Golden Triangle

Golden Triangle
Starring: Yasuaki Kurata, Cheung Lik (aka Chang Lee), Han Ying Chieh, Ko Keung, Gau Yuen, Lee Fat-Yuen
Director: LO KE
Kurata plays a booze-loving cop who cocks up during a shoot out with some drug scummers. He accidently shoots one of his own men, and gets kicked out of the force. He is spotted in a bar by Han Ying-Chieh, the head honcho of the regional drug empire. He saves Kurata from a kicking and enrolls him in his team.
Meanwhile, the authorities have sent a LONE MAN into the drug nest, and he's their ONLY HOPE, according to the amusing dub. Nik Cheung tries to score some drugs from Han Ying's men, but gets rumbled, and tries to flee with an unhappy girl who longs to escape from their clutches. Later, Han Ying is arranging a deal with an influential buyer. Cheung sneaks into the compound and tries to steal documentary proof. Unfortunately, he loses possession of it, and flees empty-handed.

In an extraordinary scene, he approaches Kurata and other gang members at a football kickabout. He challenges Kurata to a penalty kick competition.

Despite winning, he is attacked then hunted on motorbike through the fields and streets. It's a weird, yet compelling, scene, and totally different to what I'm used to.

Furious with this meddling rozzer, Han Ying orders Kurata to take out Cheung, and he does so at a massage parlour. The lass is appalled by this. She is fond of Kurata, but Cheung had tried to help her escape. Kurata lures her away to explain his actions, where he is attacked by Cheung, who survived the previous knife attack. Cheung stabs Kurata, but then reveals that they are, in fact, in cahoots, and part of a police operation to infiltrate the drug gang.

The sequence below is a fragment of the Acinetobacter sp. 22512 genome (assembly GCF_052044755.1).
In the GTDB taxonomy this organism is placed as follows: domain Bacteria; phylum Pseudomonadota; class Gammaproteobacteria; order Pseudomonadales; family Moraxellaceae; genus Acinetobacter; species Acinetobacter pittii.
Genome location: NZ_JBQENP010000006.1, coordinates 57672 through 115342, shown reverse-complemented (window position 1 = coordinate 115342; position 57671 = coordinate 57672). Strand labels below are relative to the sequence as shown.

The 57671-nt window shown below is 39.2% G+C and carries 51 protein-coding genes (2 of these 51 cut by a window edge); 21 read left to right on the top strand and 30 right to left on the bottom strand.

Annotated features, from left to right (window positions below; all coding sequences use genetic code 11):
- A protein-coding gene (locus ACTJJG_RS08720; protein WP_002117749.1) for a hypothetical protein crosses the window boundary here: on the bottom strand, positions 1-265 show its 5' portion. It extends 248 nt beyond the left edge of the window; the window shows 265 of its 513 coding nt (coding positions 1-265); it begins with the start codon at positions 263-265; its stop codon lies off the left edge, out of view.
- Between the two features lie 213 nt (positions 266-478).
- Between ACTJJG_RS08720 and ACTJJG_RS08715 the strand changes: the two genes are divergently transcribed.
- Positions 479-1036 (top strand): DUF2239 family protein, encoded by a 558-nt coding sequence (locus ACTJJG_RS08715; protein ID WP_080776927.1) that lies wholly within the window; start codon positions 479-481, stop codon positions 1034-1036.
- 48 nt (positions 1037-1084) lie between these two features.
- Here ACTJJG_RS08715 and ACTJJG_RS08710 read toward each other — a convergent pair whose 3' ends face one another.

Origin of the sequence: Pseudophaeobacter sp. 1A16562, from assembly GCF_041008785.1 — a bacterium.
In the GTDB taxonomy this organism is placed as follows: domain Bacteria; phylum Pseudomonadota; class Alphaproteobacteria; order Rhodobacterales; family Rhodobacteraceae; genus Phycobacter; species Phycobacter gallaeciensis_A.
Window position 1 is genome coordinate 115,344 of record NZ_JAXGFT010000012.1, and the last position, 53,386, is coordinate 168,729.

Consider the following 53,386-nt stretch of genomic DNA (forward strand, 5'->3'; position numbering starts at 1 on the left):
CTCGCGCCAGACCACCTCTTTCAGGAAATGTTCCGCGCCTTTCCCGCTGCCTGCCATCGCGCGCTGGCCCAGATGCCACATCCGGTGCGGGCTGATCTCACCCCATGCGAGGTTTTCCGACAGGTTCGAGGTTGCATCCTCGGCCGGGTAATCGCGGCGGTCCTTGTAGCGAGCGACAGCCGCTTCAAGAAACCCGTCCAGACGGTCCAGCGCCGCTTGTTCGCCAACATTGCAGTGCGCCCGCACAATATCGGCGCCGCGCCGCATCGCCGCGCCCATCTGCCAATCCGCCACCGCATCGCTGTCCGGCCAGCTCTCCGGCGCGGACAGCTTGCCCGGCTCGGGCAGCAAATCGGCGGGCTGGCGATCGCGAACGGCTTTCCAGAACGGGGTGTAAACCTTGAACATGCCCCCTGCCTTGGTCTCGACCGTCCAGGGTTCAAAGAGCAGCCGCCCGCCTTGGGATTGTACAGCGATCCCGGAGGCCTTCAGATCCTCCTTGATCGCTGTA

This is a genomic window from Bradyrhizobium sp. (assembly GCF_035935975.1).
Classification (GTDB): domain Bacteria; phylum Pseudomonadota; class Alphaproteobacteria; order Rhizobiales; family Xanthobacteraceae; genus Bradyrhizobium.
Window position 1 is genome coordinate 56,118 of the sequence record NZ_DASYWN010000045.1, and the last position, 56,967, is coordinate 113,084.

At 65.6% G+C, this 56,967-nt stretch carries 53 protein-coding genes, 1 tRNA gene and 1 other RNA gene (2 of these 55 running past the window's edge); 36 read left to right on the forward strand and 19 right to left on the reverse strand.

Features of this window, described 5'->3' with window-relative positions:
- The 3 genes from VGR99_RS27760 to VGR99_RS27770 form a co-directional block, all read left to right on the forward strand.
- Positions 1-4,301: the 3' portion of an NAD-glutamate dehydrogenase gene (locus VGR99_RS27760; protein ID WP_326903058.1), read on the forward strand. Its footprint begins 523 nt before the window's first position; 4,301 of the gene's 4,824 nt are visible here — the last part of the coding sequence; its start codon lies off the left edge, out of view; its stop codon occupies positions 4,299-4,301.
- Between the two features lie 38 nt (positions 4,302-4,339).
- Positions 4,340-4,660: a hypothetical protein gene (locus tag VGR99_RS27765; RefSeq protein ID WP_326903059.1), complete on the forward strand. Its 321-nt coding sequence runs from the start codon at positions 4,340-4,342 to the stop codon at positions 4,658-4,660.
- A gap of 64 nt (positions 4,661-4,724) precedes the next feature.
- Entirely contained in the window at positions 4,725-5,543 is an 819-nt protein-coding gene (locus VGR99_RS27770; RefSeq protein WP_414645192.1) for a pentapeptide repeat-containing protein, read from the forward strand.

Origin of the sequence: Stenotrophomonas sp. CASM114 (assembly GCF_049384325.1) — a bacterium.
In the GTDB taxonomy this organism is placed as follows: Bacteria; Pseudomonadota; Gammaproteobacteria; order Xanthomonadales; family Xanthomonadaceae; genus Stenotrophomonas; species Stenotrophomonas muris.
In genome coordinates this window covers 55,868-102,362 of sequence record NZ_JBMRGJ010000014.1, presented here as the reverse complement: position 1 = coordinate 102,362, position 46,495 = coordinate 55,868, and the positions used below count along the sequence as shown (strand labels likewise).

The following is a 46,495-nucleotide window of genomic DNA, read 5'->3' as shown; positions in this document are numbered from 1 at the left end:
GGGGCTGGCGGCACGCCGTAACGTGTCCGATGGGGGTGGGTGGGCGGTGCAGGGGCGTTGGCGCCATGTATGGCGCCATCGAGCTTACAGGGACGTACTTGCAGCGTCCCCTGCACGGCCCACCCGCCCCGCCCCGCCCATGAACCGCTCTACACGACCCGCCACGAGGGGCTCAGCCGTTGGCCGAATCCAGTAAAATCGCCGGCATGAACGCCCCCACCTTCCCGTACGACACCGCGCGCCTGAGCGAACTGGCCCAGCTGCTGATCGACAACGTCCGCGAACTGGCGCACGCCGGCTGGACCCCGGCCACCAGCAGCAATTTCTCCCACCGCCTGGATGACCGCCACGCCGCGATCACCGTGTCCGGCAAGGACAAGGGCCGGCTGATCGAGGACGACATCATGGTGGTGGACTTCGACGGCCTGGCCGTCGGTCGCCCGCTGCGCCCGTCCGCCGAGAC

The final battle sees Kurata and Cheung take on Han Ying's gang. After a shootout/fight in a warehouse during the drug exchange with the buyer, they chase the drug lord through fields and over a river, where a lobbed explosive blows up the bridge.

Undaunted, the intrepid fighters tear off their tops and run topless to a cave, where Han Ying is hiding. Cue a fight in an odd shrine, snakes on the floor, and the final apprehension of the boss. He is dragged into a helicopter, leaving Kurata to run into the arms of his woman.

Impressions - There were many things I enjoyed about this film. Despite the fact that I had to watch it in three parts, it still held my attention, and retained a level of pace and involvement. This may have been due to its level of simplicity, but I was thankful for it in the end. The punch and block work was solid. Cheung and Kurata put on a decent show, as two very different physiques put on a nice balance of styles.

Certain things I found hilarious. Not in a mocking way, but in a warm, appreciative manner, for film-making long gone. Straight away, in the opening shootout, the amount of smoke flying off guns tickled me:

Additionally, the wardrobe department caused a few laughs. The topless fights were in keeping with the genre, but the fight in the massage parlour, with only a towel hiding Cheung's modesty, was bare fighting at its best. Reserved for the biggest laugh has to be those ludicrous jumpsuits the drug gang played football in. It's football, guys. A strip and a pair of shorts. It isn't the Space Year 2409.

At the other end of the scale, in one vile scene Kurata shoots two strung up piglets for a laugh. A pointless scene, which left the customary animal-cruelty bad taste I suffer whenever I see this kind of crap. Thank God we've moved on.

On the whole, though, it's an interesting little diversion. I've barely watched any films with a modern setting, and for the most part this is a decent little basher with nice action and a strong pace.

Quick Find
Use keywords to find the product you are looking for.
Advanced Search
We Accept
Manufacturer Info
Other products
Share Product
Share via E-Mail
Share on Facebook Share on Twitter